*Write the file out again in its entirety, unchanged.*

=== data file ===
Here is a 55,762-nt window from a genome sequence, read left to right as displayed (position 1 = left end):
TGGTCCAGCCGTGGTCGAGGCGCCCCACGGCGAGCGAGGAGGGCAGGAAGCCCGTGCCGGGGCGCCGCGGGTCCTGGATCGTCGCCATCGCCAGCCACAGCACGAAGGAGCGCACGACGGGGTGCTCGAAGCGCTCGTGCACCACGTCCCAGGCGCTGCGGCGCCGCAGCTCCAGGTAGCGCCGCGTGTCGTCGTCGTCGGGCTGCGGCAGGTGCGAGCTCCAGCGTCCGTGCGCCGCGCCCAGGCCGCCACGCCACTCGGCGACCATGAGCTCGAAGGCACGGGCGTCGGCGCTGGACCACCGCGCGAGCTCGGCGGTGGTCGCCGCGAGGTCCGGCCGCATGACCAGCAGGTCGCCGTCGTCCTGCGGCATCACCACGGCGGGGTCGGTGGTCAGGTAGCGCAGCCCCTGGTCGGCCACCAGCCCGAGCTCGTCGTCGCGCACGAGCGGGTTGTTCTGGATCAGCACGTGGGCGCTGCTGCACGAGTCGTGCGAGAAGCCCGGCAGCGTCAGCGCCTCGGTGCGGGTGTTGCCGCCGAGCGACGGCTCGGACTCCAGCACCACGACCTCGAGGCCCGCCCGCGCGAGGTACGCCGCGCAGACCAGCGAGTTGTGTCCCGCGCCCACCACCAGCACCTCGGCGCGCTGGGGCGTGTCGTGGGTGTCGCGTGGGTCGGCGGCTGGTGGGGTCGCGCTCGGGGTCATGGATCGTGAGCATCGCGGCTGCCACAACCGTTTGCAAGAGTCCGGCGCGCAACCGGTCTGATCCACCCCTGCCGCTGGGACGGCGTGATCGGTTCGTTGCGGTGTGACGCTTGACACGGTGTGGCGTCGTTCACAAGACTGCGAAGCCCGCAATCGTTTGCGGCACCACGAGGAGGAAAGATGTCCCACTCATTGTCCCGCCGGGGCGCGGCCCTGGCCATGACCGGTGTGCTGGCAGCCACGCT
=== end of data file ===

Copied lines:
Here is a 55,762-nt window from a genome sequence, read left to right as displayed (position 1 = left end):
TGGTCCAGCCGTGGTCGAGGCGCCCCACGGCGAGCGAGGAGGGCAGGAAGCCCGTGCCGGGGCGCCGCGGGTCCTGGATCGTCGCCATCGCCAGCCACAGCACGAAGGAGCGCACGACGGGGTGCTCGAAGCGCTCGTGCACCACGTCCCAGGCGCTGCGGCGCCGCAGCTCCAGGTAGCGCCGCGTGTCGTCGTCGTCGGGCTGCGGCAGGTGCGAGCTCCAGCGTCCGTGCGCCGCGCCCAGGCCGCCACGCCACTCGGCGACCATGAGCTCGAAGGCACGGGCGTCGGCGCTGGACCACCGCGCGAGCTCGGCGGTGGTCGCCGCGAGGTCCGGCCGCATGACCAGCAGGTCGCCGTCGTCCTGCGGCATCACCACGGCGGGGTCGGTGGTCAGGTAGCGCAGCCCCTGGTCGGCCACCAGCCCGAGCTCGTCGTCGCGCACGAGCGGGTTGTTCTGGATCAGCACGTGGGCGCTGCTGCACGAGTCGTGCGAGAAGCCCGGCAGCGTCAGCGCCTCGGTGCGGGTGTTGCCGCCGAGCGACGGCTCGGACTCCAGCACCACGACCTCGAGGCCCGCCCGCGCGAGGTACGCCGCGCAGACCAGCGAGTTGTGTCCCGCGCCCACCACCAGCACCTCGGCGCGCTGGGGCGTGTCGTGGGTGTCGCGTGGGTCGGCGGCTGGTGGGGTCGCGCTCGGGGTCATGGATCGTGAGCATCGCGGCTGCCACAACCGTTTGCAAGAGTCCGGCGCGCAACCGGTCTGATCCACCCCTGCCGCTGGGACGGCGTGATCGGTTCGTTGCGGTGTGACGCTTGACACGGTGTGGCGTCGTTCACAAGACTGCGAAGCCCGCAATCGTTTGCGGCACCACGAGGAGGAAAGATGTCCCACTCATTGTCCCGCCGGGGCGCGGCCCTGGCCATGACCGGTGTGCTGGCAGCCACGCT